That mission would be a thankless task for two reasons. The first is that a decade or more of austerity has left Britain’s public services at the breaking point. The Sunak administration will be faced with a rolling succession of crises – heart attack victims waiting hours for an ambulance, hospital corridors packed with patients, children poisoned by black mold in council homes, school dinners in delivery Unsustainable schools and, above all, an increasing number of attacks – but the prime minister will have no money to deal with them. The Truss disaster means markets are no longer willing to give the government the benefit of the doubt. Meanwhile, built-in inflation means the government can’t keep up with demands without creating a wage-price spiral.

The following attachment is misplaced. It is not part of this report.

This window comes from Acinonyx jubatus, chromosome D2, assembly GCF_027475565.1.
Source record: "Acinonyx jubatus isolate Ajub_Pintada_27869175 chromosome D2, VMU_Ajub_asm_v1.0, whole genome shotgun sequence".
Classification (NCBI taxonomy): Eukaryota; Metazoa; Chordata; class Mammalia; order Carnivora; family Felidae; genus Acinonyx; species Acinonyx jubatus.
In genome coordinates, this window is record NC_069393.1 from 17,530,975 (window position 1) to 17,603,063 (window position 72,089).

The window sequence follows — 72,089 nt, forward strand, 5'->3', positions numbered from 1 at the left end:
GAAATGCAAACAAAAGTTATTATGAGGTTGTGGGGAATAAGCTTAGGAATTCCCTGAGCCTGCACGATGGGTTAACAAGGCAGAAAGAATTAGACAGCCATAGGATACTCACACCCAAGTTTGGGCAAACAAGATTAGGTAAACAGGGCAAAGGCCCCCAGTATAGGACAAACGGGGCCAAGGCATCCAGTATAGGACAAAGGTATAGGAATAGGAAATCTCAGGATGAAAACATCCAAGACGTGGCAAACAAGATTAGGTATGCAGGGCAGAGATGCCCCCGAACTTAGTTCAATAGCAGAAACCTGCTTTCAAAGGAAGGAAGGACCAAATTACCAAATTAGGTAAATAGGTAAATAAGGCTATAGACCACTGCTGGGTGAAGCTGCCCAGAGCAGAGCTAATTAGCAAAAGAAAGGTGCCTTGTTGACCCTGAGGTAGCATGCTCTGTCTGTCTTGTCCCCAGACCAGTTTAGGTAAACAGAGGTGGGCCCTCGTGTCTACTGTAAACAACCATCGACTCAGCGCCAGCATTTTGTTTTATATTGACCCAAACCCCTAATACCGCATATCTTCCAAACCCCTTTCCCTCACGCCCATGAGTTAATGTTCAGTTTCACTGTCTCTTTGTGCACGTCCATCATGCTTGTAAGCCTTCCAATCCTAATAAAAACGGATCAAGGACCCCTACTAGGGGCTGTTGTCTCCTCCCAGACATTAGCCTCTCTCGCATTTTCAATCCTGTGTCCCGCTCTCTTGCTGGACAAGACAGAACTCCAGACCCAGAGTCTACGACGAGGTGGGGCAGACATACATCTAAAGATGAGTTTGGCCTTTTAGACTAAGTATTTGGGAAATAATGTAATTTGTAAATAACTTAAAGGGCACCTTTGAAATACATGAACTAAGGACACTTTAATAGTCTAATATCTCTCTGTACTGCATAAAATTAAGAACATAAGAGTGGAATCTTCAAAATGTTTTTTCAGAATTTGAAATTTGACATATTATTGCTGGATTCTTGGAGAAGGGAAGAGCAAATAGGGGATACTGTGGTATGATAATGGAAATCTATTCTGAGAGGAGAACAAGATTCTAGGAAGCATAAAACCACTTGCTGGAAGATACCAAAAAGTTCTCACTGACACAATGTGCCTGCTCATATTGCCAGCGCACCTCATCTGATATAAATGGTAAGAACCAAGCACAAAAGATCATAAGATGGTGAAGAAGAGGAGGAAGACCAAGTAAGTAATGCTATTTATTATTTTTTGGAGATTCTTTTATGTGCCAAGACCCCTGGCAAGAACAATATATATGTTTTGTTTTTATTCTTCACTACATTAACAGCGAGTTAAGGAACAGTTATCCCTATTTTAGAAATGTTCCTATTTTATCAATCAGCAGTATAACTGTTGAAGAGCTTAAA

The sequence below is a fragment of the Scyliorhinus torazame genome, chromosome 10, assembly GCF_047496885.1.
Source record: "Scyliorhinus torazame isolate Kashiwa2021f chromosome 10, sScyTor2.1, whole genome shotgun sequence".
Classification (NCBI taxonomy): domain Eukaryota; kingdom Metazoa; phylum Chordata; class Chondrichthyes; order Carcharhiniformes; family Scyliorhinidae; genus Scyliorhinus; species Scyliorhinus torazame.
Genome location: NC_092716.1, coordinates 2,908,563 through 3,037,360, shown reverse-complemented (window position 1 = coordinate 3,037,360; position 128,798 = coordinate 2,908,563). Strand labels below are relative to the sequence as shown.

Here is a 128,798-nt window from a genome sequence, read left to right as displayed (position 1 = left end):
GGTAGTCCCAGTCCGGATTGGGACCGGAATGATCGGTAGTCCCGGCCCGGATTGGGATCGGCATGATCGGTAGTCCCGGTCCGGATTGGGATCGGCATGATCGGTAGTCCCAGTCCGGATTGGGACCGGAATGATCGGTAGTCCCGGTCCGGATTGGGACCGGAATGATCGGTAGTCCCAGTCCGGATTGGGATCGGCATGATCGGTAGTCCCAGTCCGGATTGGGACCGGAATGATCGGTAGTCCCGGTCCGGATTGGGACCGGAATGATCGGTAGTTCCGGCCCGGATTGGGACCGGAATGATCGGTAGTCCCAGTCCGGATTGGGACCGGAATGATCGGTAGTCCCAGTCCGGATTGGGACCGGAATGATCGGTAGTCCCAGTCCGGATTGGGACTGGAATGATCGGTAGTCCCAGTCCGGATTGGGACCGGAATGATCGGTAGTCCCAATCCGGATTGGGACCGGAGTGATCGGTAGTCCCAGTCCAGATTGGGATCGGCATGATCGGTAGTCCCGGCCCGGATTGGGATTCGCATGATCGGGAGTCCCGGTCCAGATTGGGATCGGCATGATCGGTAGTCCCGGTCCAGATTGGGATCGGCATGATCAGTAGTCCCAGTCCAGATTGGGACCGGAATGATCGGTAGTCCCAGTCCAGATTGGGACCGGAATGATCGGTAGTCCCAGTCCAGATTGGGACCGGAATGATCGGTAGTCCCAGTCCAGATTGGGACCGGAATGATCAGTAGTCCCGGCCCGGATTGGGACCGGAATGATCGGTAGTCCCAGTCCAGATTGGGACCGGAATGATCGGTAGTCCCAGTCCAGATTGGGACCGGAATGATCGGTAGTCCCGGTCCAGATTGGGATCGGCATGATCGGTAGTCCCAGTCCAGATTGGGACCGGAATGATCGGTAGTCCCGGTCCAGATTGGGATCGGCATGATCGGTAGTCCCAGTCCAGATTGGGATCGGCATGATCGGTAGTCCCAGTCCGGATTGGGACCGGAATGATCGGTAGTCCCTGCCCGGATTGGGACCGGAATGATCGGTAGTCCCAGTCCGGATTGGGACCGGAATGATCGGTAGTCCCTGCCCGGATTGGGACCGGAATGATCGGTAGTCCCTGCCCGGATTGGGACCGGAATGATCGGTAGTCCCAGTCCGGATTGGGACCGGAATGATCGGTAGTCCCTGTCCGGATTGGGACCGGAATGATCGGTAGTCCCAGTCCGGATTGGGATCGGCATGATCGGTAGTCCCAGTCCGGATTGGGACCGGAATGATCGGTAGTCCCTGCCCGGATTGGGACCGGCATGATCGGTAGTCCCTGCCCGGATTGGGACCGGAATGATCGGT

The government is also facing a massive refugee crisis with no amicable solution politically. Some 33,029 people are known to have arrived in the UK by small boats in January-September 2022, nearly double the number in the same nine months in 2021 and a huge burden on the public sector. If Britain continues with the status quo, allowing refugees to drag out their appeals for months, the court system and refugee centers will collapse under the weight of claims and bodies.

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He is manna from heaven for Nigel Farage and other right wing activists. If the government tries to speed up the court system and export refugees to Rwanda, it risks alienating the liberal middle class. To add to the sense of institutional crisis, the new king, who is still finding his feet, will face allegations of racism, lashing out at the Duke and Duchess of Sussex (aka Harry and Meghan) and questions about how the then-prince Wales funded his charity, of which one of his favorite projects – the historic Dumfries House in Scotland – was a beneficiary.